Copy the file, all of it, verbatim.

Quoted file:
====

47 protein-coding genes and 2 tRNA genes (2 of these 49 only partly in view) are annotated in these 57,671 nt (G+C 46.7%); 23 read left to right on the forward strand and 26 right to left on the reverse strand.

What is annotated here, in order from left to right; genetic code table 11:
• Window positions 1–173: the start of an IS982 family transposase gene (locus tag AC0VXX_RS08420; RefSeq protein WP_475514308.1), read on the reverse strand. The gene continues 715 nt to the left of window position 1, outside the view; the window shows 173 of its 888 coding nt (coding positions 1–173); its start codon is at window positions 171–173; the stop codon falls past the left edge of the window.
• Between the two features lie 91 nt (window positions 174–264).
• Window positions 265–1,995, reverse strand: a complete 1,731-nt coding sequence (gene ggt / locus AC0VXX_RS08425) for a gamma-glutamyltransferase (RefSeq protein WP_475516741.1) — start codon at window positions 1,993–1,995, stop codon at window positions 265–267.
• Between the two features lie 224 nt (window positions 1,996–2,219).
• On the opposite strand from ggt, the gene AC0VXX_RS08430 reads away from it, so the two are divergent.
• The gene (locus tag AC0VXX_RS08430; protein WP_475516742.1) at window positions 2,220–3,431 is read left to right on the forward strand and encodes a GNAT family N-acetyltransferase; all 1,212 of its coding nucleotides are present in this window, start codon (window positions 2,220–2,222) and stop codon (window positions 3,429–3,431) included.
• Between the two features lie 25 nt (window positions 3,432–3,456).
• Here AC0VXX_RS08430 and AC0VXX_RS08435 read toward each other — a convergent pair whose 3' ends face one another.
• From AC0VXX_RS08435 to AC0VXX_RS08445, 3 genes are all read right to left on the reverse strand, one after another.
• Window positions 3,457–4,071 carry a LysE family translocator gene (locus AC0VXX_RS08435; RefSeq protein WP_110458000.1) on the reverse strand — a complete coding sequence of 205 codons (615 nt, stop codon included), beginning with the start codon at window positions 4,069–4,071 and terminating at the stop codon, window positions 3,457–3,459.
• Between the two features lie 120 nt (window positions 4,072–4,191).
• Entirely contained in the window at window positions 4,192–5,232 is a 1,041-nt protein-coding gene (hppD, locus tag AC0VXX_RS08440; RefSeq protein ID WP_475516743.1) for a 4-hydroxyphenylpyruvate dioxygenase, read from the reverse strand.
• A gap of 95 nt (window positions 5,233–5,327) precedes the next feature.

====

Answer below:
47 protein-coding genes and 2 tRNA genes (2 of these 49 only partly in view) are annotated in these 57,671 nt (G+C 46.7%); 23 read left to right on the forward strand and 26 right to left on the reverse strand.

What is annotated here, in order from left to right; genetic code table 11:
• Window positions 1–173: the start of an IS982 family transposase gene (locus tag AC0VXX_RS08420; RefSeq protein WP_475514308.1), read on the reverse strand. The gene continues 715 nt to the left of window position 1, outside the view; the window shows 173 of its 888 coding nt (coding positions 1–173); its start codon is at window positions 171–173; the stop codon falls past the left edge of the window.
• Between the two features lie 91 nt (window positions 174–264).
• Window positions 265–1,995, reverse strand: a complete 1,731-nt coding sequence (gene ggt / locus AC0VXX_RS08425) for a gamma-glutamyltransferase (RefSeq protein WP_475516741.1) — start codon at window positions 1,993–1,995, stop codon at window positions 265–267.
• Between the two features lie 224 nt (window positions 1,996–2,219).
• On the opposite strand from ggt, the gene AC0VXX_RS08430 reads away from it, so the two are divergent.
• The gene (locus tag AC0VXX_RS08430; protein WP_475516742.1) at window positions 2,220–3,431 is read left to right on the forward strand and encodes a GNAT family N-acetyltransferase; all 1,212 of its coding nucleotides are present in this window, start codon (window positions 2,220–2,222) and stop codon (window positions 3,429–3,431) included.
• Between the two features lie 25 nt (window positions 3,432–3,456).
• Here AC0VXX_RS08430 and AC0VXX_RS08435 read toward each other — a convergent pair whose 3' ends face one another.
• From AC0VXX_RS08435 to AC0VXX_RS08445, 3 genes are all read right to left on the reverse strand, one after another.
• Window positions 3,457–4,071 carry a LysE family translocator gene (locus AC0VXX_RS08435; RefSeq protein WP_110458000.1) on the reverse strand — a complete coding sequence of 205 codons (615 nt, stop codon included), beginning with the start codon at window positions 4,069–4,071 and terminating at the stop codon, window positions 3,457–3,459.
• Between the two features lie 120 nt (window positions 4,072–4,191).
• Entirely contained in the window at window positions 4,192–5,232 is a 1,041-nt protein-coding gene (hppD, locus tag AC0VXX_RS08440; RefSeq protein ID WP_475516743.1) for a 4-hydroxyphenylpyruvate dioxygenase, read from the reverse strand.
• A gap of 95 nt (window positions 5,233–5,327) precedes the next feature.